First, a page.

Needle phobia is very real for many people, and the thought of immunizations, or having blood drawn, can send them into a panic. But for transgender (trans) males, that is, individuals who were born considered female but self-identify on the male spectrum, regular injections of testosterone deep into muscle are a necessary pain as part of gender affirming therapy.
Although intramuscular injections are standard care for trans males, Vancouver Coastal Health Research Institute (VCHRI) scientist Dr. David Wilson embarked on a study to investigate whether trans males who are using an alternative method to inject testosterone only as far as under the skin (i.e. subcutaneously), because it’s less painful, achieve the same levels of hormone uptake and receive the same benefits of testosterone as those who inject intramuscularly.
“The vast majority of trans males using testosterone use it intramuscularly simply because that’s the way clinicians were taught to prescribe it,” says Dr. Wilson, clinical instructor in the Department of Family Practice in the Faculty of Medicine at the University of British Columbia. “A lot of information we have comparing the benefits of these two testosterone injections has been gleaned from cisgender (CIS) males—i.e. males who were born male and identify as male—who’ve used testosterone. However, trans males are a small segment of the population and there’s never been any research into whether they can benefit by injecting subcutaneously.”
“There’s an assumption that previous findings about CIS males apply to trans males but that is a big leap of faith considering the trans male starts out with a different physiological make up and tissue receptors that are not used to higher levels of testosterone.”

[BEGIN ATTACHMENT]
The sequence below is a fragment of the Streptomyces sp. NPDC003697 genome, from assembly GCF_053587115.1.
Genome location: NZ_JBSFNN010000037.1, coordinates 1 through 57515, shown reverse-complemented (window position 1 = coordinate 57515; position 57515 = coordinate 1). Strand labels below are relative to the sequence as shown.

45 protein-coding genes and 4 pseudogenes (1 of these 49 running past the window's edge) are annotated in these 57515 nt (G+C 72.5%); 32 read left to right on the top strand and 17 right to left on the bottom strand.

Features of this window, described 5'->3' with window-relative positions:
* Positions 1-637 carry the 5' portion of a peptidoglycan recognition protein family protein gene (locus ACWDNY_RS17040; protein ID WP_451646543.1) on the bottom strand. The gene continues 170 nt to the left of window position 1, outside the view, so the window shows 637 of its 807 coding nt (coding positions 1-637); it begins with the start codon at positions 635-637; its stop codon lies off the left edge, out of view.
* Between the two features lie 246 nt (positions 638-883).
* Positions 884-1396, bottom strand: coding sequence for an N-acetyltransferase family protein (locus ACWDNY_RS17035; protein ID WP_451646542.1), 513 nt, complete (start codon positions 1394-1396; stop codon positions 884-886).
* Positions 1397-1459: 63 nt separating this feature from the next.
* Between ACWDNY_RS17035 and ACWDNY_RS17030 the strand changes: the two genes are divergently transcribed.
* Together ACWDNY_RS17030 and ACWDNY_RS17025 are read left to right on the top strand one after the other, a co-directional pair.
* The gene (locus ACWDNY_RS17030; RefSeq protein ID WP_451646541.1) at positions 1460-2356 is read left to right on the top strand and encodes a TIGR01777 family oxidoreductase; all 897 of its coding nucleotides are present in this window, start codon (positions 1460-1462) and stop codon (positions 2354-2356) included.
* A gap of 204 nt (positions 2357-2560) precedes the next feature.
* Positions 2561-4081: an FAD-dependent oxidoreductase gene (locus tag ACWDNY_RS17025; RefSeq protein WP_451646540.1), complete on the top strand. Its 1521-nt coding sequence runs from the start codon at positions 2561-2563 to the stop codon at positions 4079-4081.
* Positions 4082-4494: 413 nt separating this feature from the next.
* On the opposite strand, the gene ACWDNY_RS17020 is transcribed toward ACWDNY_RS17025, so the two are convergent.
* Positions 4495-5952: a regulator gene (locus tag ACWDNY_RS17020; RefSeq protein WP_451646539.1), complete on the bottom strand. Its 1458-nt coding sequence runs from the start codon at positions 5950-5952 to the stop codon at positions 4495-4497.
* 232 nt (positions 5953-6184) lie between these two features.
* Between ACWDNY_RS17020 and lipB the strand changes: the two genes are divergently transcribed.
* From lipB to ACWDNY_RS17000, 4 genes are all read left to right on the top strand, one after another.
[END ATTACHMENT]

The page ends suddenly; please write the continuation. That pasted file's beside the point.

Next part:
Among his 14 study participants, Dr. Wilson found that essentially there was no difference between the two groups—those who injected testosterone subcutaneously and those who did so intramuscularly—in terms of their levels of testosterone.
“However, we also found quite significant variation in levels of testosterone week-to-week among study participants, even using the same hormone dose and the same intramuscular or subcutaneous method,” he explains. “ It was a bit of an eye-opener. I think that’s one of the interesting consequences to the research, the variability, which means that perhaps a bit like blood pressure, you can’t hang your hat on just one reading.”
“There’s often been this description of needle fatigue among trans males—they’re self-inject in the leg muscle, which is more uncomfortable and they have to get themselves psyched up to do it,” he says. “And as a result, people stop wanting to do it and fall off their injection schedule. That’s something we want to avoid.”
The study also opens up possibilities for a number of future research projects. Some participants suggested that the amount of testosterone needed to achieve therapeutic levels seemed lower using the subcutaneous route, and some participants experienced a reduction in mood swings. The research team was approached by an international biomedical company to consider using saliva tests to determine blood levels of testosterone, which again may mean fewer needles as well as the possibility of individuals doing daily testing to see what their own testosterone profile looks like during the week between injections.
According to Dr. Wilson, the broadening of health research looking at trans populations is necessary and inevitable.
“Trans-specific research will increasingly become crucial to proper care as the uniqueness of these individuals is increasingly apparent.”